The proposed Consent Order remedies the merger's anticompetitive effects by requiring that Pfizer divest its entire RID brand of pediculicide and all assets associated with this product line to Bayer.
Drugs for the Treatment of Alzheimer's Disease
Pfizer and Warner market the only two products sold in the United States for the treatment of Alzheimer's disease, Aricept and Cognex, respectively. Aricept dominates the market with more than 98 percent market share, while Cognex accounts for the remainder of the market. While the FDA has recently approved one new product, Novartis AG's Exelon, for the treatment of Alzheimer's disease, Novartis has yet to market its product. Even taking into account Novartis's entry into the market, the market will still be highly concentrated. There are significant barriers to entry into this market. New entry into the manufacture and sale of drugs for the treatment of Alzheimer's disease is difficult, expensive and time-consuming because of the lengthy development periods, the need for FDA approval, and the substantial sunk costs required to research, develop, manufacture and sell these drugs. As a result, entry likely to deter or counteract the likely anticompetitive effects of the proposed merger is unlikely.
The merger would result in Pfizer's having a monopoly in the market for drugs for the treatment of Alzheimer's disease, with that monopoly position lessening only slightly when Exelon is launched in the United States. Accordingly, the merger would increase Pfizer's dominant position in the market, allowing it to increase prices and potentially eliminate Cognex, the smaller competitor, from the market. The proposed Consent Order remedies the merger's anticompetitive effects by requiring Warner to divest Cognex to First Horizon Pharmaceutical Corporation.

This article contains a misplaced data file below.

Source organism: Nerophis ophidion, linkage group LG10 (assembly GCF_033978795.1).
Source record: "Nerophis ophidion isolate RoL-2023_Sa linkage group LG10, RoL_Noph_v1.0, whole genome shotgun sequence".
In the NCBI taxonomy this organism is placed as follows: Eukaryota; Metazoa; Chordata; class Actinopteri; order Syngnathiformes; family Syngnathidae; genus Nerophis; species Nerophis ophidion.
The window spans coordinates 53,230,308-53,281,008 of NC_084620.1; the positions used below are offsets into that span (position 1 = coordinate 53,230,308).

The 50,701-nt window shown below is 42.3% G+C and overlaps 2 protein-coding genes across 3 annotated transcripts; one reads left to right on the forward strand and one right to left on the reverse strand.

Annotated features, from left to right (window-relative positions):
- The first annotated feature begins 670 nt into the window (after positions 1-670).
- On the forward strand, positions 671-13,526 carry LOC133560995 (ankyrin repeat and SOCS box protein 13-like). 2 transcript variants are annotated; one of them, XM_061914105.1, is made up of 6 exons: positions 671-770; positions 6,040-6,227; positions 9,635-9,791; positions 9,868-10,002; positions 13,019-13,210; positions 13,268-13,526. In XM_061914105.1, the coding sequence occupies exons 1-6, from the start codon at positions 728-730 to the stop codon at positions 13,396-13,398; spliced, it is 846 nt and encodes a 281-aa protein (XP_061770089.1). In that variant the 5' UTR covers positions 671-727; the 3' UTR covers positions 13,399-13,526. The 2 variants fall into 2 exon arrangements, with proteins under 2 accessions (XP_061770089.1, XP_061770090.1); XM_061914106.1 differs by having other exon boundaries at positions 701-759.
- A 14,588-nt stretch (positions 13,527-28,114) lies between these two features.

EGFr-tk Inhibitors for the Treatment of Cancer
Pfizer and Warner are developing Epidermal Growth Factor receptor tyrosine kinase ("EGFr-tk") inhibitors for the treatment of solid cancerous tumors. Solid tumor cancer targets include head and neck, non-small-cell lung, breast, ovarian, pancreatic and colorectal cancers. Currently, over 1.2 million Americans are diagnosed with solid tumor cancers each year. It is anticipated that EGFr-tk inhibitors will be used in conjunction with surgery, radiation and chemotherapy to treat cancer patients.
EGFr-tk inhibitors target the EGFr oncogene that regulates cancer cell growth. The EGFr has been identified as being over-expressed (too prevalent) in as many as 700,000 of the 1.2 million Americans diagnosed with a solid tumor cancer each year. Patients with an over-expression of EGFr are believed to have a worse prognosis than other cancer patients. Accordingly, scientists have developed drugs that attempt to inhibit the EGFr activity of cell division signal transduction that results in cancer cell proliferation.